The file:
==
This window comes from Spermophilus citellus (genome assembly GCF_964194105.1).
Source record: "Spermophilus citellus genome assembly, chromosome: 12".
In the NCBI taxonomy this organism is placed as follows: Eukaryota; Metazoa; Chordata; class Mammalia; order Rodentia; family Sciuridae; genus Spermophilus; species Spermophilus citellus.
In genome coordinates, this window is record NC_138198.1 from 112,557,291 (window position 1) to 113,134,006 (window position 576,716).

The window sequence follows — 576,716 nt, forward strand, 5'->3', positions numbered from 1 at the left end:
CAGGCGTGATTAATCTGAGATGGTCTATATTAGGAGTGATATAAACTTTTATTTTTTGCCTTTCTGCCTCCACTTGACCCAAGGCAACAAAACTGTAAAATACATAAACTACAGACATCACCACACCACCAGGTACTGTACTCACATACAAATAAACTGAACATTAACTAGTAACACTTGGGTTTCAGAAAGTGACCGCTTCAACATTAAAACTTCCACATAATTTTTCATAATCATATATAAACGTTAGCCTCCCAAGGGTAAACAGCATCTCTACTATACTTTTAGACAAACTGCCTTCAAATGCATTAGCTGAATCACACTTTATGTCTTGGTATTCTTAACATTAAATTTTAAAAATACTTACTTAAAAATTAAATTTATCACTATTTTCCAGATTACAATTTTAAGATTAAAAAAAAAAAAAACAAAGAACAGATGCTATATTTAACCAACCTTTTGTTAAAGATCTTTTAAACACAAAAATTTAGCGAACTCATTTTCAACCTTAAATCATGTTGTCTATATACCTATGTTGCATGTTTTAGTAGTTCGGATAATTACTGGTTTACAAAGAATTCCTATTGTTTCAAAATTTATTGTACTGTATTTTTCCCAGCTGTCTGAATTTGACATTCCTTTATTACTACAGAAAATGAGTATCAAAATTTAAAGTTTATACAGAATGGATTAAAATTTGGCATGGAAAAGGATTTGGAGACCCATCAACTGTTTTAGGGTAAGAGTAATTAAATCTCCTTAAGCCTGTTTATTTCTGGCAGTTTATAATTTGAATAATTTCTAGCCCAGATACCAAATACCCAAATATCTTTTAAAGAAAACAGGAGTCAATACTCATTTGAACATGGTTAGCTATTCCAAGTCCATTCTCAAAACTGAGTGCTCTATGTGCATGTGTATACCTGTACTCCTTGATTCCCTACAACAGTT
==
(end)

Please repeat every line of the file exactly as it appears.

This window comes from Spermophilus citellus (genome assembly GCF_964194105.1).
Source record: "Spermophilus citellus genome assembly, chromosome: 12".
In the NCBI taxonomy this organism is placed as follows: Eukaryota; Metazoa; Chordata; class Mammalia; order Rodentia; family Sciuridae; genus Spermophilus; species Spermophilus citellus.
In genome coordinates, this window is record NC_138198.1 from 112,557,291 (window position 1) to 113,134,006 (window position 576,716).

The window sequence follows — 576,716 nt, forward strand, 5'->3', positions numbered from 1 at the left end:
CAGGCGTGATTAATCTGAGATGGTCTATATTAGGAGTGATATAAACTTTTATTTTTTGCCTTTCTGCCTCCACTTGACCCAAGGCAACAAAACTGTAAAATACATAAACTACAGACATCACCACACCACCAGGTACTGTACTCACATACAAATAAACTGAACATTAACTAGTAACACTTGGGTTTCAGAAAGTGACCGCTTCAACATTAAAACTTCCACATAATTTTTCATAATCATATATAAACGTTAGCCTCCCAAGGGTAAACAGCATCTCTACTATACTTTTAGACAAACTGCCTTCAAATGCATTAGCTGAATCACACTTTATGTCTTGGTATTCTTAACATTAAATTTTAAAAATACTTACTTAAAAATTAAATTTATCACTATTTTCCAGATTACAATTTTAAGATTAAAAAAAAAAAAAACAAAGAACAGATGCTATATTTAACCAACCTTTTGTTAAAGATCTTTTAAACACAAAAATTTAGCGAACTCATTTTCAACCTTAAATCATGTTGTCTATATACCTATGTTGCATGTTTTAGTAGTTCGGATAATTACTGGTTTACAAAGAATTCCTATTGTTTCAAAATTTATTGTACTGTATTTTTCCCAGCTGTCTGAATTTGACATTCCTTTATTACTACAGAAAATGAGTATCAAAATTTAAAGTTTATACAGAATGGATTAAAATTTGGCATGGAAAAGGATTTGGAGACCCATCAACTGTTTTAGGGTAAGAGTAATTAAATCTCCTTAAGCCTGTTTATTTCTGGCAGTTTATAATTTGAATAATTTCTAGCCCAGATACCAAATACCCAAATATCTTTTAAAGAAAACAGGAGTCAATACTCATTTGAACATGGTTAGCTATTCCAAGTCCATTCTCAAAACTGAGTGCTCTATGTGCATGTGTATACCTGTACTCCTTGATTCCCTACAACAGTT